Insurers and policymakers have created healthcare price transparency websites to facilitate price shopping and reduce spending, but a study in Health Affairs reveals that they may not work as planned. Researchers analyzed the use of New Hampshire’s public price transparency website and learned that the large online advertising did increase visits to the website. However, this increase in visits did not translate to an increased use of lower-price providers. Researchers posit that the limited success of such transparency tools in reducing spending is driven by structural factors limiting consumers’ ability to use healthcare price information as opposed to a lack of awareness of these tools.
The Colorado Department of Health Care Policy & Financing evaluated the impact of telemedicine policy changes during COVID-19, reported State Network. The report found that the percent of telemedicine visits increased from 0.2% of services before the pandemic to 20.3% during the height of the pandemic. The top diagnoses among adult telemedicine users were opioid dependence, generalized anxiety, major depression, hypertension, diabetes and back pain. Urban providers delivered a higher proportion of services via telemedicine compared to rural providers, which may be due to lower broadband access in rural areas. Federal qualified health centers were the highest adopters of telemedicine; at the height of the pandemic, telemedicine visits were 61.3% of all visits.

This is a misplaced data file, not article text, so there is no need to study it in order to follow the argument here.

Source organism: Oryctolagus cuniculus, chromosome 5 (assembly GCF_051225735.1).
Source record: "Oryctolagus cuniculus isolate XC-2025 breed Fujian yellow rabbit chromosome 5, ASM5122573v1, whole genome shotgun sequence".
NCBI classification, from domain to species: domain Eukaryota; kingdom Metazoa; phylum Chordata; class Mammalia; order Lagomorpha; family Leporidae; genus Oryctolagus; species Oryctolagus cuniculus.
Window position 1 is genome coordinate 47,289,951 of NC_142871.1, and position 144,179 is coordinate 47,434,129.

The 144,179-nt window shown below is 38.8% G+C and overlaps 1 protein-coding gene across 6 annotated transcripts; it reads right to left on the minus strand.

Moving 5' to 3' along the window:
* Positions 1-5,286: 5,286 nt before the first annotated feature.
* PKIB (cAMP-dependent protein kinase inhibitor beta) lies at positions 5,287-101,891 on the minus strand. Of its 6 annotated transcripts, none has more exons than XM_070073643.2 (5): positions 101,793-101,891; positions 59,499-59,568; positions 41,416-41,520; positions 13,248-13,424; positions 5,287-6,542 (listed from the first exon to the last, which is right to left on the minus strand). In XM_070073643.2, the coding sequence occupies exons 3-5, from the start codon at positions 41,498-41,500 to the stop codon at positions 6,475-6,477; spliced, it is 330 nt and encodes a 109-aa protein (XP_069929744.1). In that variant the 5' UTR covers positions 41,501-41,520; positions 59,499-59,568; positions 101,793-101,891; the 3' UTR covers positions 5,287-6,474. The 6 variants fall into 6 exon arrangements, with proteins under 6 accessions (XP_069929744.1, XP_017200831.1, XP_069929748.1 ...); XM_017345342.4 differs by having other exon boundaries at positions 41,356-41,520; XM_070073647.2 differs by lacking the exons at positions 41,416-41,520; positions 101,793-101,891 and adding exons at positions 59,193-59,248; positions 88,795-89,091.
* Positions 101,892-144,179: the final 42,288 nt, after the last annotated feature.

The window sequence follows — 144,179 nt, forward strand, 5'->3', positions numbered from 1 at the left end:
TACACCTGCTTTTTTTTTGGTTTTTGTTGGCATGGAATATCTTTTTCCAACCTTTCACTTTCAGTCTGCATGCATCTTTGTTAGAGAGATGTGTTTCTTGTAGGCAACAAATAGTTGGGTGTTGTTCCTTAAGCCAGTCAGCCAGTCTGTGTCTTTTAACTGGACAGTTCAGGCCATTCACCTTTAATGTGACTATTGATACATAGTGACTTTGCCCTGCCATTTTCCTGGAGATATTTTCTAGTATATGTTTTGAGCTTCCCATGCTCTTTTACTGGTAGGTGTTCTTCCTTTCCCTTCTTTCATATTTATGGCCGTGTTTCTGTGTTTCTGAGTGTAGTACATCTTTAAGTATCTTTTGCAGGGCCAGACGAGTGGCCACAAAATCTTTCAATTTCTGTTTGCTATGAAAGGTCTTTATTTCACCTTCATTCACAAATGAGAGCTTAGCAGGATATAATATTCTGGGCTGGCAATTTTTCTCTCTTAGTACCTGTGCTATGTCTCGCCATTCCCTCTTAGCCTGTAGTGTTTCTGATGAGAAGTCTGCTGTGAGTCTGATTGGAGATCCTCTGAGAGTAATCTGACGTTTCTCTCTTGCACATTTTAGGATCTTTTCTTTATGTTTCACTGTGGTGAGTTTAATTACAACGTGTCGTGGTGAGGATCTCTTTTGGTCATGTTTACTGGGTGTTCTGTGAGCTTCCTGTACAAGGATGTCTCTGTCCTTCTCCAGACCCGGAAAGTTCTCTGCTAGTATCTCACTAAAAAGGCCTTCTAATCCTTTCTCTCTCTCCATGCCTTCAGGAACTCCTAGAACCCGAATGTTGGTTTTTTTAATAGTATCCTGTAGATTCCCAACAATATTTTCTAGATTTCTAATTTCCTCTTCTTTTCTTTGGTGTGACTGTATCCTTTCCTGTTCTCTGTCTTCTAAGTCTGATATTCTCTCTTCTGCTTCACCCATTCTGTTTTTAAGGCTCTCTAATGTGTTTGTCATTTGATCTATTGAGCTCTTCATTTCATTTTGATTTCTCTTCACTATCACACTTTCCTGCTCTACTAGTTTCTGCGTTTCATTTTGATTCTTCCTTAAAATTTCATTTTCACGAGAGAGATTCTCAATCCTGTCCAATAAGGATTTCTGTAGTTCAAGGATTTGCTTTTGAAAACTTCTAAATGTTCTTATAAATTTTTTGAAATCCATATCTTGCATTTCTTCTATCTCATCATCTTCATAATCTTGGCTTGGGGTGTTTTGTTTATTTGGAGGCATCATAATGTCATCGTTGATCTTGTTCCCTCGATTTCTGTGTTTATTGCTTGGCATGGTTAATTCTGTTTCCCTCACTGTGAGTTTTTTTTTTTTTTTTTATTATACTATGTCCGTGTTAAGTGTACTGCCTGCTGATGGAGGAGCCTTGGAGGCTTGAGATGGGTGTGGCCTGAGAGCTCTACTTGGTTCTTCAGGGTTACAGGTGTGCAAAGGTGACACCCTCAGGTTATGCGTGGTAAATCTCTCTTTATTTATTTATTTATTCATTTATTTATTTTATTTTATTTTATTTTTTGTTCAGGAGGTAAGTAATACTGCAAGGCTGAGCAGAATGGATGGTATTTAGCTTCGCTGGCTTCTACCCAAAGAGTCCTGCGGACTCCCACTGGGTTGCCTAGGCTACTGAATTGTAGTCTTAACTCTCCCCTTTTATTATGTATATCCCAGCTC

Virginia’s governor has signed the Commonwealth Health Reinsurance Program into law, according to State of Reform. The program requires the State Corporation Commission to establish a reinsurance program with the goal of expanding access to healthcare and lowering premiums, especially for those who are not eligible for federal subsidies. The law will help offset premiums that currently average $650 a month.
The Georgia General Assembly unanimously passed a bill that would automatically enroll children who receive food stamps into Georgia’s Medicaid program, according to Northwest Georgia News. An estimated 60,000 Medicaid-eligible children will gain healthcare coverage through an automatic enrollment process that eliminates bureaucratic paperwork. Once the bill is signed by the governor, it will need approval from the federal government.
A study of healthcare costs found the charge for a natural baby delivery at North Dakota’s six largest hospitals can range from $4,343 to $15,056—a difference of 347%, according to the Dickinson Press. The cost comparisons were part of an analysis of hospital costs in North Dakota presented to the North Dakota Legislature, which is studying healthcare costs compared to other states. The North Dakota insurance commissioner pointed out that the wide range of prices and difficulty in getting price information illustrate the disadvantage consumers find themselves in when trying to compare prices.